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Georgia students’ private battle: Anxiety disorders in the classroom

Latha Wright, a 16-year-old Atlanta student, says mental health is misunderstood. She posed for a portrait in her home on May 25, 2022. ©Arvin Temkar/AJC
Latha Wright, a 16-year-old Atlanta student, says mental health is misunderstood. She posed for a portrait in her home on May 25, 2022. ©Arvin Temkar/AJC

The Atlanta Journal-Constitution, June 1, 2022, by Vanessa McCray and Eric Stirgus: Latha Wright studies Latin, draws her own comics and films videos with her little brother.

The 16-year-old Atlanta student also battles anxiety.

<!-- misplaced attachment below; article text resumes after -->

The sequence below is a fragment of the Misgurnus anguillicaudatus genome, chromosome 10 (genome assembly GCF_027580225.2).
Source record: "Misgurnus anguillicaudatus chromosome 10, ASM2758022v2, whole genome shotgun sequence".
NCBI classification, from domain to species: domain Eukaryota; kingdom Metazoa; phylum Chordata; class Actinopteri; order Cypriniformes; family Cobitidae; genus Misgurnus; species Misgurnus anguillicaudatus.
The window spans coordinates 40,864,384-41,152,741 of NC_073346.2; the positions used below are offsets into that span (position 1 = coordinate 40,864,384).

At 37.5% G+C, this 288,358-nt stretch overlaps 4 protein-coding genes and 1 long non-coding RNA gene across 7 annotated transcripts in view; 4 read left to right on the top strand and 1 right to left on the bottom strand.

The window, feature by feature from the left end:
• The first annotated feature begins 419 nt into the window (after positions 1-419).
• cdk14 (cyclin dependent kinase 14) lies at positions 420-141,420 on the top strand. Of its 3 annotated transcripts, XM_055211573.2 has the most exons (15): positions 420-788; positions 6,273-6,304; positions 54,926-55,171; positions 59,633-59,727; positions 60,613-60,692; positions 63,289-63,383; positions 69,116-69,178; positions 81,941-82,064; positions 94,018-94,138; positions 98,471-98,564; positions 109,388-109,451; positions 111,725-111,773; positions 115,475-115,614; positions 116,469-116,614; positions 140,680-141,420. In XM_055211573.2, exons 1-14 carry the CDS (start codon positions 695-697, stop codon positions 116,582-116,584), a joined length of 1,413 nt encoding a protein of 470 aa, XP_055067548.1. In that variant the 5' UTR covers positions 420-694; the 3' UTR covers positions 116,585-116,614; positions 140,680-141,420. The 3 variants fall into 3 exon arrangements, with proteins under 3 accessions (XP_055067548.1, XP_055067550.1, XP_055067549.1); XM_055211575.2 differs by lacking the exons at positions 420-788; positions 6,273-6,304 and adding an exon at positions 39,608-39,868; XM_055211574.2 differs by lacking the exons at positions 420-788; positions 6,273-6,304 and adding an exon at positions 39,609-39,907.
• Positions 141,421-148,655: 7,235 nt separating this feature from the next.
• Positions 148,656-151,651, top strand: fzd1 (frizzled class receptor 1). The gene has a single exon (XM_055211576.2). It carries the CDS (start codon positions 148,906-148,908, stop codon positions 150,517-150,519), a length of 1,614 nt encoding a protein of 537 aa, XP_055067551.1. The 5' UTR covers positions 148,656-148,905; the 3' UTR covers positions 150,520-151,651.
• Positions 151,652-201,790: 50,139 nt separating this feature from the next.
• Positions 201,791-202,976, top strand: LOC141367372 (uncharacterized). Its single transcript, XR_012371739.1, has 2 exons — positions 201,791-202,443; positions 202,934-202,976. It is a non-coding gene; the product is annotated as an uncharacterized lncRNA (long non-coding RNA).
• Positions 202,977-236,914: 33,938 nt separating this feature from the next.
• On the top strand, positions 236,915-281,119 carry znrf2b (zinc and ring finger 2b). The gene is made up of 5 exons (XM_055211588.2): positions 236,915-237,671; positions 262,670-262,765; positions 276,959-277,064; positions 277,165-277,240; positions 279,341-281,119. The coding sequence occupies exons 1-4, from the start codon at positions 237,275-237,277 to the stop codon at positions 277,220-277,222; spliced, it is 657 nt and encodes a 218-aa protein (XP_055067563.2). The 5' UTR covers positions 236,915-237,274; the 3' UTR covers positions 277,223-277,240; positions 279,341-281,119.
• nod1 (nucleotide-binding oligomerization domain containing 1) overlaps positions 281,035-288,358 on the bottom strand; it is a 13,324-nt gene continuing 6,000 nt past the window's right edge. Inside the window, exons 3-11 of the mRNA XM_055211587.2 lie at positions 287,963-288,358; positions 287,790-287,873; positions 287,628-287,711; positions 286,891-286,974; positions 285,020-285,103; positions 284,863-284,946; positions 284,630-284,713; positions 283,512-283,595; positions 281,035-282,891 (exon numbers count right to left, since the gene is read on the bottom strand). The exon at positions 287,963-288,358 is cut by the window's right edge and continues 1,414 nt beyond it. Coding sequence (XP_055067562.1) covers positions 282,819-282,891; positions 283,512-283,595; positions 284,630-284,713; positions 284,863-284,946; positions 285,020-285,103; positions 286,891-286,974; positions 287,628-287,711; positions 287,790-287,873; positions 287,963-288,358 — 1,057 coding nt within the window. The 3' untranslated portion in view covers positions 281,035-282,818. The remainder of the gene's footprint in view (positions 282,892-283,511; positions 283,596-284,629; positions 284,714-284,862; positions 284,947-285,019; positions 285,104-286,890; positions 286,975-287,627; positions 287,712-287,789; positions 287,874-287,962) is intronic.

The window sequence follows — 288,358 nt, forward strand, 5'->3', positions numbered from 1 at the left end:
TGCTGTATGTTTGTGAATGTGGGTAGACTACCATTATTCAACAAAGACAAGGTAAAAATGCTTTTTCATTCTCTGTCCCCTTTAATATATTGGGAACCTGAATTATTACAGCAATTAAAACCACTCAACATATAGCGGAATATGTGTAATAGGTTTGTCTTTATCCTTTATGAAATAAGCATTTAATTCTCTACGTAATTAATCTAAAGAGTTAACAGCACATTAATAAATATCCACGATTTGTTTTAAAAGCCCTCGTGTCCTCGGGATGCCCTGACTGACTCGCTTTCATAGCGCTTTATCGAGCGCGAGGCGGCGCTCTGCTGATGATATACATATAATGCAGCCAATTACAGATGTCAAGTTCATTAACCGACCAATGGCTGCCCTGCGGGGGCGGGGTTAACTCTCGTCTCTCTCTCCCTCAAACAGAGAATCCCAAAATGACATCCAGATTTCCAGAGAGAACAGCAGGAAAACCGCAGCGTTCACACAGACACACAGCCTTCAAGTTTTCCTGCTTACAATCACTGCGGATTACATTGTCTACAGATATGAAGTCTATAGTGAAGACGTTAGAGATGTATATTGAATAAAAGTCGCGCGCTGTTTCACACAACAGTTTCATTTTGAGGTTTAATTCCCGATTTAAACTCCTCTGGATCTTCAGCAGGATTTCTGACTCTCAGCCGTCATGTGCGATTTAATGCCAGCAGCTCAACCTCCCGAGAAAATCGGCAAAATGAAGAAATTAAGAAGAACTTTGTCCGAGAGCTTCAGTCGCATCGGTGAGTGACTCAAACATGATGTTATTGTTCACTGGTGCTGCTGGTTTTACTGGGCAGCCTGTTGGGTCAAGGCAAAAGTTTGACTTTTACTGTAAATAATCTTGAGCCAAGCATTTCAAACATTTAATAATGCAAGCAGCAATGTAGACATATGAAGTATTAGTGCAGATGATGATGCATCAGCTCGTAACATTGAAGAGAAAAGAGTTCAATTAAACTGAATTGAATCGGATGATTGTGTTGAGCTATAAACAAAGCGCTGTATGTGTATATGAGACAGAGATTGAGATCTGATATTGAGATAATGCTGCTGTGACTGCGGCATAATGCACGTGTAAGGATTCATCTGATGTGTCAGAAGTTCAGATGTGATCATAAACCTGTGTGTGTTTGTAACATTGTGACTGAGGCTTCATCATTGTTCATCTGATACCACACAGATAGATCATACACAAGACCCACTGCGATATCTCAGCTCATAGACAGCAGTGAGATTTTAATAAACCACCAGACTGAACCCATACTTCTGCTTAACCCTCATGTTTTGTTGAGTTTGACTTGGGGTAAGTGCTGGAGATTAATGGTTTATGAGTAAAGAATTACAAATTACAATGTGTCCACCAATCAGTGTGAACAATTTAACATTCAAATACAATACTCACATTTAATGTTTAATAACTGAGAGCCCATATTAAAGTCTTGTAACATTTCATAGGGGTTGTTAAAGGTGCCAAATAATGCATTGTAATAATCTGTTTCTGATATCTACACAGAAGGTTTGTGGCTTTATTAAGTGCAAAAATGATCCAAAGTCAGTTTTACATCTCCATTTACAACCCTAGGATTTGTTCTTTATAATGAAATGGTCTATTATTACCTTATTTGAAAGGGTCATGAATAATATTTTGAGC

When her family sought help, they encountered obstacles that make it difficult for many Georgia teens and young adults to get therapy and proper medication.

Her mom, Sherry Neal, called numerous providers covered by their insurance in her search to find someone taking new clients.

Navigating health care in general is hard, she said, but: “Just wait until someone you love needs mental health care.”

During the pandemic, rates of anxiety disorders and depression among young people doubled to 1 in 5, according to JAMA Pediatrics data. The social isolation of virtual learning, social media pressures and academic expectations are primary contributors.

Read more here at The Atlanta Journal-Constitution.

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